NGOs make statement on integration of gender in human rights work

September 16, 2013

On 12 September 2013 Cynthia Rothschild delivered a statement the Human Rights Council on behalf of World Organization Against Torture, with Amnesty International, Asia Pacific Forum on Women, Law and Development, Association for Progressive Communications, Association for Women’s Rights in Development, Center for Women’s Global Leadership, Coalition of African Lesbians, Front Line Defenders, International Service for Human Rights, ISIS- WICCE, Latin American and the Caribbean Committee for the Defense of Women’s Rights, MADRE, Nazra for Feminist Studies, Urgent Action Fund, WOREC Nepal, and Women’s Initiatives for Gender Justice. 

“The Council has done strong work in support of the 6/30 gender integration resolution. But state and UN policymakers and activists alike must strengthen our commitment to surface the very issues and people often rendered invisible in human rights analysis, such as sex workers or lesbians or transgender people.  In the global North and South, women human rights defenders are targeted for murder, kidnapping, torture including rape, and harassment because of who they are and the work they do.  We need deeper commitment to make the reality of defenders’ experience visible. To do this, we collectively, and you specifically, must address the contexts of increased militarization, fundamentalisms of all kinds, including religious and economic, in a world deeply affected by globalization, and also the restrictive effects of the heteronormativity that confines women’s choices about relationships and family.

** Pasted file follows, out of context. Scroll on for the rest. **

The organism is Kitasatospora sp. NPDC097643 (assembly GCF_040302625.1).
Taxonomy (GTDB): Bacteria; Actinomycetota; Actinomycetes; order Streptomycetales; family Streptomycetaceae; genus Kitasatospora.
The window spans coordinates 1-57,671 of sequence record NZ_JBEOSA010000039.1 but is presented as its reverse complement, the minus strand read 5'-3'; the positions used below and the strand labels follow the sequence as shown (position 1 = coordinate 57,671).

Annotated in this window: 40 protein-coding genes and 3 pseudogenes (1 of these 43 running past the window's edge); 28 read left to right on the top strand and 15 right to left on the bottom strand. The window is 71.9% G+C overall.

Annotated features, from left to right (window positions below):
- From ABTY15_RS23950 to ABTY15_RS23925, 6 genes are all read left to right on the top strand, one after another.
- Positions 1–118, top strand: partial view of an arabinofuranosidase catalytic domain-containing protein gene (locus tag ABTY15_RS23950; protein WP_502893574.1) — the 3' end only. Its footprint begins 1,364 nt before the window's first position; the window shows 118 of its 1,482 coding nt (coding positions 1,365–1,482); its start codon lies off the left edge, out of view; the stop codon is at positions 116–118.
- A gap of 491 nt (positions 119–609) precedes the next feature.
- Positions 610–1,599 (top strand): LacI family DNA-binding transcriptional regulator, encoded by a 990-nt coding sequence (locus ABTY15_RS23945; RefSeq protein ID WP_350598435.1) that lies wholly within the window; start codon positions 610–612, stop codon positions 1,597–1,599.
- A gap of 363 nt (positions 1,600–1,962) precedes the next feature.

Activists address these issues and are targeted for grave violations and reprisals as a result.  Whether at the hands of state or private actors, women human rights defenders are continually and systematically at risk. So it is time for renewed courage and depth from those who turn the wheels of the UN’s human rights mechanisms and individual decision makers within governments.

Make the 6/30 resolution real. Infuse it with purpose, meaningfulness. Renew your attention to it. Think about this every day: If you really show your political will, you will save the lives of women human rights defenders around the globe. And you will help create the world Sunila so bravely fought for.”


The speaker also added a tribute: “Earlier this week, the WHRD Coalition lost one of our founding members, Sunila Abeysekera, a tireless, fierce and much loved Sri Lankan activist. For decades, Sunila fought for the ideals, tactics and strategies expressed on this panel.  he taught many of us that real integration of a gender perspective requires sharp and sensitive gender analysis, deep political will, and meaningful resource allocation. And she taught us that women activists and defenders of rights related to gender are often the first to fall off the radar of those within governments and within UN mechanisms and activities.”


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